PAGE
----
So you may have noticed, David Hume turns 300 today. I reckon he looks a lot younger than that, almost modern. There’s an interesting discussion on the History of Philosophy of Science list about whether Hume is the greatest English language philosopher, as the Stanford article claims. Influence and importance are highly local to the state of philosophy at a time. From his death in 1776 until about a century later, Hume was not widely regarded as a significant philosopher. Locke, Hobbes and Berkeley were much more generally discussed.
Hume was revived by T. H. Green and his colleague T. H. Grose, who published a collected works, and by T. H. Huxley, who published a book. It seems the “T H” stood for “Towards Hume” in the 1870s. I have a first edition of Hume’s collected Essays edited by Green and Grose, and a third edition of Huxley’s Hume.
What I like about Hume’s philosophy is that when you try to think of something he may have left out or incompletely discussed, you find that he hasn’t. He is one of the most complete philosophers in English. But he was far more than that – he was a historian, a psychologist, a politician and something of a cause celebre at the time, for being not orthodox enough. He was regarded simultaneously in Edinburgh as an atheist (he wasn’t) and as a secular saint.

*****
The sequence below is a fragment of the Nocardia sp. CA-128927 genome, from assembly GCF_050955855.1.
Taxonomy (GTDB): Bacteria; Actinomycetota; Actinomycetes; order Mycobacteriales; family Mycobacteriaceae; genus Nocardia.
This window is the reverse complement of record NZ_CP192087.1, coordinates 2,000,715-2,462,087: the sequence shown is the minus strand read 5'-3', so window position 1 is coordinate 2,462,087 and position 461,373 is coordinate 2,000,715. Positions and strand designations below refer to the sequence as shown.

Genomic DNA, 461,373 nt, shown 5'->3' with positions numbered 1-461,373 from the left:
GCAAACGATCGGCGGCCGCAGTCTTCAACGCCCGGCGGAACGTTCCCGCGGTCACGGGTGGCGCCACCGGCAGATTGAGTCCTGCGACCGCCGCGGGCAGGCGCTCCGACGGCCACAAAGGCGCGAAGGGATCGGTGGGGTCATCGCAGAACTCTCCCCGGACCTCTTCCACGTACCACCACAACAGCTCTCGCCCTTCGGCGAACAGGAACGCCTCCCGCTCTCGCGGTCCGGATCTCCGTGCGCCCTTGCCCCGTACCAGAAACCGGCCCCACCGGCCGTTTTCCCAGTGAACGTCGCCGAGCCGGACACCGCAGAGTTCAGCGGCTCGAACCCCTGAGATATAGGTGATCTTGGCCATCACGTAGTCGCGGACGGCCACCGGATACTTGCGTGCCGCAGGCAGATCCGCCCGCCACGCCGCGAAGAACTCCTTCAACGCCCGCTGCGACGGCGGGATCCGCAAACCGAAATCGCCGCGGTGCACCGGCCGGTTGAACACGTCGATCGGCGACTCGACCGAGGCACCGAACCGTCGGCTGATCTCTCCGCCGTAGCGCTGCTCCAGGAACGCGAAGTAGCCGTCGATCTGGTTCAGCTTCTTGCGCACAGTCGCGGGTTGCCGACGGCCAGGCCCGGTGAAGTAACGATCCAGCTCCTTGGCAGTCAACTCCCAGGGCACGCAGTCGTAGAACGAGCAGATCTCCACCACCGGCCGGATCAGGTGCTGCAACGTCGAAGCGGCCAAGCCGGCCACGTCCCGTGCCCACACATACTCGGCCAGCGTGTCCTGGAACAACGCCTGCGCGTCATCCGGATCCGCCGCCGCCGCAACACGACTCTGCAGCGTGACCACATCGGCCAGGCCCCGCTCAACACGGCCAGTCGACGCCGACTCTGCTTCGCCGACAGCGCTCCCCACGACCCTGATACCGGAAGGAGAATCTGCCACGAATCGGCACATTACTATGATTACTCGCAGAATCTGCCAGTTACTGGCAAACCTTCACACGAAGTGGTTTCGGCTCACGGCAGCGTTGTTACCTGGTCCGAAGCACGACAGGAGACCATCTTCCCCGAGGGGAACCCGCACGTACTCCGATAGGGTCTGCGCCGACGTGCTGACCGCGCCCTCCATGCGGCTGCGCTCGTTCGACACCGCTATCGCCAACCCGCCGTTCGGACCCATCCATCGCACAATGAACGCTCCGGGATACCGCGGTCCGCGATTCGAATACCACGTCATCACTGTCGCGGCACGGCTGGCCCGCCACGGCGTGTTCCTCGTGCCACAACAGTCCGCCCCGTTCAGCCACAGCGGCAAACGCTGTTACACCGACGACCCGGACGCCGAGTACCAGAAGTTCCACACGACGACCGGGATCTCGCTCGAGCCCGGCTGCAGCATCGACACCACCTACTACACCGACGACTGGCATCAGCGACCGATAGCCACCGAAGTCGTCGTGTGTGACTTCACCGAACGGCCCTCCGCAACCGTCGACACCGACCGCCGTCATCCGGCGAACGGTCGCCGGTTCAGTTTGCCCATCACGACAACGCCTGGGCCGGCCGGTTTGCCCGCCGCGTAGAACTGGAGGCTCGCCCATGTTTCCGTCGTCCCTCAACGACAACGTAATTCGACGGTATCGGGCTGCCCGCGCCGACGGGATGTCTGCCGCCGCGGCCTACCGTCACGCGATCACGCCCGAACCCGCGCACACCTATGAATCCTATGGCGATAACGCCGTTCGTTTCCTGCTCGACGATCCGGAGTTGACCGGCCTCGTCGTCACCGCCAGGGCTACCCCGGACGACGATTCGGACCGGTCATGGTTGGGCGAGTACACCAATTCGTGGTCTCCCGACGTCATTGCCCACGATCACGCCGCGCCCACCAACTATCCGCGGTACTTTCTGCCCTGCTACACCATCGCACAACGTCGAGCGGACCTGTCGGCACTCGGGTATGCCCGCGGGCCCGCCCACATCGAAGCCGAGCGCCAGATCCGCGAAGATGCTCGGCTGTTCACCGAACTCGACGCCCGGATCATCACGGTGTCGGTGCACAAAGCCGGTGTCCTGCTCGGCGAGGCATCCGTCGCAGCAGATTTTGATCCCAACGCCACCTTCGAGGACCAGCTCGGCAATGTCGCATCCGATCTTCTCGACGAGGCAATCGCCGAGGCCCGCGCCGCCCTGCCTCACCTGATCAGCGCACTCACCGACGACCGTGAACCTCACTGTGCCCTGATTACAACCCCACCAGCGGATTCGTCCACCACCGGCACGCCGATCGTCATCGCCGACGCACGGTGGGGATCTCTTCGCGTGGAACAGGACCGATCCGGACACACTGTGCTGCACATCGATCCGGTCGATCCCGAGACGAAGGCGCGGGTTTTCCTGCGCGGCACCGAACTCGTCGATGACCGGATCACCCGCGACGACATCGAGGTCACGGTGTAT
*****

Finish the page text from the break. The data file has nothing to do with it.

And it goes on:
I think Locke is more important, but Hume is perhaps the most influential English language philosopher on modern philosophy, in large part because of the influence of Kant who famously wrote that Hume woke him from his dogmatic slumbers. Through Kant’s discussion, modern analytic philosophy was born. Whether his influence will continue into the future is a moot point. I think that it is time we revived induction, contrary to Hume’s argument, and a number of philosophers, such as Pat Churchland, are trying to overcome the is-ought distinction in ethics. Still, he is a critical turning point in philosophy, and will be regarded as that for as long as there is scholarship.